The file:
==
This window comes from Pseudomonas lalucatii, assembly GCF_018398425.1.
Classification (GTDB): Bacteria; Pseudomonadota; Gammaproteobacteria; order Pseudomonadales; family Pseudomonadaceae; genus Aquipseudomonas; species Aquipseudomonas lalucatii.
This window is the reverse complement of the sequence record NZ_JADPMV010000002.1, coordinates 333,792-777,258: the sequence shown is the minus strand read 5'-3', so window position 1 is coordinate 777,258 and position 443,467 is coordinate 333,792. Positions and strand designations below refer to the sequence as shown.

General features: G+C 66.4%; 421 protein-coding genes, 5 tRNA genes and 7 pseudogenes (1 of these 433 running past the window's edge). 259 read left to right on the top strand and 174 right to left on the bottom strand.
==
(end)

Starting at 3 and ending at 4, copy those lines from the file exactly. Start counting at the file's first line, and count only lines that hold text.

This window is the reverse complement of the sequence record NZ_JADPMV010000002.1, coordinates 333,792-777,258: the sequence shown is the minus strand read 5'-3', so window position 1 is coordinate 777,258 and position 443,467 is coordinate 333,792. Positions and strand designations below refer to the sequence as shown.

General features: G+C 66.4%; 421 protein-coding genes, 5 tRNA genes and 7 pseudogenes (1 of these 433 running past the window's edge). 259 read left to right on the top strand and 174 right to left on the bottom strand.